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Jobless Protest Abuses of Food Stamp Plan

Relief Clients Voice Complaints at UPWU Meeting

(11 November 1940)

From Labor Action, Vol. 4 No. 31, 11 November 1940, pp. 1 & 2.
Transcribed & marked up by Einde O’ Callaghan for the Encyclopaedia of Trotskyism On-Line (ETOL).

When the food stamp plan went into effect in Brooklyn in September, Welfare Commissioner William Hodson made the following optimistic statement:

“From every standpoint it is helpful and constructive; and we are certainly grateful to the Federal Government for making the experiment possible. My hope is that it will prove so successful in Brooklyn that we can extend it throughout the city without too much delay.”

That the optimism of Hodson has not been realized in the eight weeks that the plan has been in operation in Brooklyn was attested to at the meeting of the Unemployed and Project Workers Union on October 29. One home relief client after another got up and told about the abuses of the food stamp plan.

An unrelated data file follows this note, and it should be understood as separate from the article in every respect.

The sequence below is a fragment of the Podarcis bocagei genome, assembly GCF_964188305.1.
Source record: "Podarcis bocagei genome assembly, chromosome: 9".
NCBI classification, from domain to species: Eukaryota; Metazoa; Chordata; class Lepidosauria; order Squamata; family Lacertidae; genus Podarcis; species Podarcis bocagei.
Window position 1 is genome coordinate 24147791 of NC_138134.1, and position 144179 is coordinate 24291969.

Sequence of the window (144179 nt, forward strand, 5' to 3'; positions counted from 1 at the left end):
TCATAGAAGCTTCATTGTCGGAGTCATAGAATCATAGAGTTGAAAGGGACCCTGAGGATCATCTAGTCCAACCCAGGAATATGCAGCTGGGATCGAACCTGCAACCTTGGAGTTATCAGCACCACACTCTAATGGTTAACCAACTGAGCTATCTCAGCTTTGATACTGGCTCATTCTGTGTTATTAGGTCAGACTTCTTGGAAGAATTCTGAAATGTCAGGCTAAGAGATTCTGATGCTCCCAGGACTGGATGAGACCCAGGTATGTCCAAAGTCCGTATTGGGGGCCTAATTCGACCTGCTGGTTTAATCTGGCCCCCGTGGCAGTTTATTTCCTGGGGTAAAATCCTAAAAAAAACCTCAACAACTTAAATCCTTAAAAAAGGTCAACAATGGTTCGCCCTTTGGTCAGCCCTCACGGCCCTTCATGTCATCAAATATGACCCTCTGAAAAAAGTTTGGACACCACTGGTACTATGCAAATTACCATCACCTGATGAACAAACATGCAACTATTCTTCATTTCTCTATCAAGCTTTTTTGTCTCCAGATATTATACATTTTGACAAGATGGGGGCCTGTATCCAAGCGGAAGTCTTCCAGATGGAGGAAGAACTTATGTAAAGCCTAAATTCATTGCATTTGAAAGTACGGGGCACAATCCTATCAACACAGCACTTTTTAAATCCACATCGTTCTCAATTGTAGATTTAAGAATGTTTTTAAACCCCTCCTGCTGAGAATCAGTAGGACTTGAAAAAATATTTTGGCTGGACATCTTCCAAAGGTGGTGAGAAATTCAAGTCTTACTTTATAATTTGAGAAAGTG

The complaints tell into three categories: (1) families taking the stamps were deprived of cash for even the most elementary needs; (2) they were not getting the full value of the stamps because of change difficulties; (3) housewives going into stores with stamps were ashamed, and store keepers took advantage of’ their shame.

It will be remembered: that, under the plan for each member of a home relief family $3 is deducted from the semi-monthly checks. In return the family gets orange stamps, with a face value of $3 for each member, good for any type of foodstuff, and blue stamps, with a face value of $1.50, good only for foods designated as surplus by the Secretary of Agriculture.

Imposes Hardships

Because the whole family has to participate in the plan, and not only one or two members, it results in great hardship by taking a huge slice out of cash payments. As it works out, for example, a family of five, will get only $20 instead of $35 in cash.